Jeb Bush seeks to overcome last name, pre-candidacy stumbles to win GOP nomination

Republican presidential hopeful Jeb Bush. (Reuters/Steve Nesius)
As former Florida Gov. Jeb Bush announces his bid for president, he will have to overcome more than just his last name to win over GOP voters and snag the Republican nomination in 2016.

With several notable gaffes hamstringing his campaign before it was even announced and being seen as too moderate and establishment to win the conservative wing of the party, there is already an impression that Bush ‒ born John Ellis Bush ‒ is a long-shot candidate to take on the Democrats in the general election.

“He just hasn’t met the expectation level of what we expected of a Bush,” Sen. John McCain (R-Arizona), a former Republican presidential nominee who supports Lindsay Graham's presidential bid, told the New York Times.

Not another Bush

Many Americans are tired of seeing the names Bush and Clinton at the top of the ballot. And Jeb Bush’s assistance in getting his brother elected in Florida ‒ over President Bill Clinton’s vice president, Al Gore ‒ in the 2000 election, has indelibly linked him to President George W. Bush.

“There’s a bias against him ‒ that he’s another Bush, that somehow he’s a moderate ‒ that isn’t fair and that he has to work to overcome,” Andrew H. Card Jr., a family friend who was President George W. Bush’s White House chief of staff and who led the Department of Transportation under President George H.W. Bush, told the NY Times. “The key thing is he will have the financial resources, and the political maturity, to take the time to try to win people over.”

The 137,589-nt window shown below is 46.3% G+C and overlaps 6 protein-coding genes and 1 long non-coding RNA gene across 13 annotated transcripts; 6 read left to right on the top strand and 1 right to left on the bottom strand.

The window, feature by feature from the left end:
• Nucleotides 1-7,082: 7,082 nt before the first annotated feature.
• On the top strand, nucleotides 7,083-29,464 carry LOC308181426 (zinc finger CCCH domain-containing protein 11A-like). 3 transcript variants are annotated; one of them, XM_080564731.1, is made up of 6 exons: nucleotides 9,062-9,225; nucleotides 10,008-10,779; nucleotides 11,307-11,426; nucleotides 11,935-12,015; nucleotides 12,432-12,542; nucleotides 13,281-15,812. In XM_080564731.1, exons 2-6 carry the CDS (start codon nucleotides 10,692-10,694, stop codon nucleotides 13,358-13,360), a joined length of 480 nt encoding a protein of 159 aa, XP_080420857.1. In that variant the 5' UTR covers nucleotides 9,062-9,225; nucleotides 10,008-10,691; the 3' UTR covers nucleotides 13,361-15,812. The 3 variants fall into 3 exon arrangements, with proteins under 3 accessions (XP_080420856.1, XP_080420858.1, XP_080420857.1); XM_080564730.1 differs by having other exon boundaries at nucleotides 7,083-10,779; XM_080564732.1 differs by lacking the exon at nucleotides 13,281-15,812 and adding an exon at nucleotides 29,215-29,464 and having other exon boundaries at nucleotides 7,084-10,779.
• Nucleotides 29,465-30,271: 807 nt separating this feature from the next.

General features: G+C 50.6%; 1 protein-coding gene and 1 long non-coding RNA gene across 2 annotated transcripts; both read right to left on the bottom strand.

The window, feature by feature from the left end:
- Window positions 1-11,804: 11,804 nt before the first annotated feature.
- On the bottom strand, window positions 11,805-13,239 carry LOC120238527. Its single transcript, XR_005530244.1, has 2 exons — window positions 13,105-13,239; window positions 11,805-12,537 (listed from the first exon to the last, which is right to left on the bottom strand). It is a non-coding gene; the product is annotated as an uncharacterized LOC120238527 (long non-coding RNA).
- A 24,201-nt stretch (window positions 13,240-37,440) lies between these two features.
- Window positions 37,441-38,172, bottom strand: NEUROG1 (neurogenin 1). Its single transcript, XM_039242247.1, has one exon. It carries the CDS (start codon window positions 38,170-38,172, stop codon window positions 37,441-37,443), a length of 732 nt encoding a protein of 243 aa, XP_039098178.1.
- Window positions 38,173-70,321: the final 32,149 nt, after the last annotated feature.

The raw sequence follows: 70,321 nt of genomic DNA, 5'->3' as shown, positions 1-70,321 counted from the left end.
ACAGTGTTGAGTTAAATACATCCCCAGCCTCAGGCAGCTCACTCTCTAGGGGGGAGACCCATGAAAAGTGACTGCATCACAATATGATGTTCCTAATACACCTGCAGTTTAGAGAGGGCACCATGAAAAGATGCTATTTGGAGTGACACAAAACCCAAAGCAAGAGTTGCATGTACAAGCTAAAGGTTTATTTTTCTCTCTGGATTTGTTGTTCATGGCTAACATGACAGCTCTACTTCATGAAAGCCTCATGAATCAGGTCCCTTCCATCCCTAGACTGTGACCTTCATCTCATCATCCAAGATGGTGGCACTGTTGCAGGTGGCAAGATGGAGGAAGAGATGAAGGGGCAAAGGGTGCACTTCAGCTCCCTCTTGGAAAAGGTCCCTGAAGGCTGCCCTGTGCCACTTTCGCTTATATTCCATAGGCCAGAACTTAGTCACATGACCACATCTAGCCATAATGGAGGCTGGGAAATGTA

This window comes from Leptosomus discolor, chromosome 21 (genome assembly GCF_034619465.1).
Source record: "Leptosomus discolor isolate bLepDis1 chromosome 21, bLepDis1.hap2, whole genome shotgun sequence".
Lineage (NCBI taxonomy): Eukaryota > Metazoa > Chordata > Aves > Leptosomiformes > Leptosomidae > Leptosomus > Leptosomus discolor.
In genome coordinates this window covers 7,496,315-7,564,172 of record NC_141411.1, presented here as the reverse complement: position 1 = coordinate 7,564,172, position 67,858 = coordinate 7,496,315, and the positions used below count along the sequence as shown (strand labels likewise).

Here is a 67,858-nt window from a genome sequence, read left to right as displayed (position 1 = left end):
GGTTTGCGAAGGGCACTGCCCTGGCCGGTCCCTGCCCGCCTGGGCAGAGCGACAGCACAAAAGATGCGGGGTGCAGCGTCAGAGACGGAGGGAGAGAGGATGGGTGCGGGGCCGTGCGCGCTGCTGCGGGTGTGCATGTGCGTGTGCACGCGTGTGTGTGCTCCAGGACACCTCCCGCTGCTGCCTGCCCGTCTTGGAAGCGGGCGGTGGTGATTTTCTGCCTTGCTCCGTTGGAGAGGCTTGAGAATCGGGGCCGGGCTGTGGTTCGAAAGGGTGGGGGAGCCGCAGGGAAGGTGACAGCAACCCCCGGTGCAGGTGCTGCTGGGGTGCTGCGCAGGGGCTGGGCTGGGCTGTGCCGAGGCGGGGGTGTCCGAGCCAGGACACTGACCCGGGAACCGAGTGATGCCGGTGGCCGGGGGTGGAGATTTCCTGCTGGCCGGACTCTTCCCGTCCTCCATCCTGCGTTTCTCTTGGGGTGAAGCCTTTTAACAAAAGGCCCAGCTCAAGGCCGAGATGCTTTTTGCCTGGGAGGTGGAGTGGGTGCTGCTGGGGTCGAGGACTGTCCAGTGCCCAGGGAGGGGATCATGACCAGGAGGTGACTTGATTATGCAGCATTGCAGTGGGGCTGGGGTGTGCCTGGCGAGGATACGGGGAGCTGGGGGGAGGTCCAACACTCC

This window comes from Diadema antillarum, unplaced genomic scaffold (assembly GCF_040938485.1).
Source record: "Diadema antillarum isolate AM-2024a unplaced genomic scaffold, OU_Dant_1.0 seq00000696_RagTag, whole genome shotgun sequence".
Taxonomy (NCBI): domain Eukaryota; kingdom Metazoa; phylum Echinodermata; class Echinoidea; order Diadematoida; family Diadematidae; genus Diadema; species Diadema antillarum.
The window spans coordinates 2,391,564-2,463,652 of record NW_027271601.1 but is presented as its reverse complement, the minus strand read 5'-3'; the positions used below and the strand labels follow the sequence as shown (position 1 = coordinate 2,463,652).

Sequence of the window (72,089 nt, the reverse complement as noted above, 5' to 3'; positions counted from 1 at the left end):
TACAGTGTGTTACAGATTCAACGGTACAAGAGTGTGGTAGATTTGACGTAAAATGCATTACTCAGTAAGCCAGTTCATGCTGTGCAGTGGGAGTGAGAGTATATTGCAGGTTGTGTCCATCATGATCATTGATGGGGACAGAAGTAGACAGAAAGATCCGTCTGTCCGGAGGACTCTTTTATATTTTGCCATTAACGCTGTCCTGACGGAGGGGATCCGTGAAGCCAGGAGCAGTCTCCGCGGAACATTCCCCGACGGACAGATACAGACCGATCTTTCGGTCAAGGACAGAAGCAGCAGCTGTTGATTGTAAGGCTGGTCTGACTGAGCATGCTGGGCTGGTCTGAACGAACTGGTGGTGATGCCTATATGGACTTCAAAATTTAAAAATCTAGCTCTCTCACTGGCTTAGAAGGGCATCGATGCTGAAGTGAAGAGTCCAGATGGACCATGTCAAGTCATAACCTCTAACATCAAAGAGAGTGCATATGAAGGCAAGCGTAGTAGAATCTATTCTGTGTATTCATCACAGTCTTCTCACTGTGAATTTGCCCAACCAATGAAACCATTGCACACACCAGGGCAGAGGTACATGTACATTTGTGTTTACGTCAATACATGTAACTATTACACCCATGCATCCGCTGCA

In an attempt to distance himself from his presidential relatives, Bush’s campaign logo, which debuted on Sunday, does not include his last name.

So many Republicans

By waiting so long to announce his candidacy, Bush may get lost in a crowded field of competition. Although he was one of the first Republicans to form an exploratory committee, he’s sat back as candidate after candidate ‒ including his political mentee, Florida Sen. Marco Rubio ‒ announced their bids for president.

"I didn’t think I was going to be back up here again because, frankly, I thought Jeb would take up all the oxygen," potential candidate Ohio Gov. John Kasich said in the early voting state of New Hampshire at the beginning of June. "He hasn't."

Iraq invasion confusion

Everyone knew the question was coming. Everyone, it seems, except Bush himself. When Fox News host Megyn Kelly asked him in May if, “knowing what we know now,” he would have made the same decision his brother made in 2003 and invaded Iraq, Bush fumbled his answer.

“I would have, and so would have Hillary Clinton, just to remind everybody. And so would almost everybody that was confronted with the intelligence they got,” Bush responded.

Several days later, he walked back that response, though the damage was already done.

"Knowing what we know now, I would have not engaged. I would have not gone into Iraq," Bush said that Thursday.

A very WASP-y Latino